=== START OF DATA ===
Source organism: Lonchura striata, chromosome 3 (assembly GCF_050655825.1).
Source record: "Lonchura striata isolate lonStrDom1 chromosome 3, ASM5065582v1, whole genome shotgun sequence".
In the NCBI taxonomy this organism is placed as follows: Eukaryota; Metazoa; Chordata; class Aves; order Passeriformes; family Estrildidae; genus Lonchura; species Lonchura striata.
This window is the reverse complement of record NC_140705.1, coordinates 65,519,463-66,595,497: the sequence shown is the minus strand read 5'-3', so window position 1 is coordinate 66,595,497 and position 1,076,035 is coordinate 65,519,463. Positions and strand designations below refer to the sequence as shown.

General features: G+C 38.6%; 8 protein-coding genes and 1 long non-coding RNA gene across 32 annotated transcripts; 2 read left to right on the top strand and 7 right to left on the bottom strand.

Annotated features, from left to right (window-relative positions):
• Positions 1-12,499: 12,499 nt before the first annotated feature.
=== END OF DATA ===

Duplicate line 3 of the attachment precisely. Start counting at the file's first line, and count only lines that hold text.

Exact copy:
In the NCBI taxonomy this organism is placed as follows: Eukaryota; Metazoa; Chordata; class Aves; order Passeriformes; family Estrildidae; genus Lonchura; species Lonchura striata.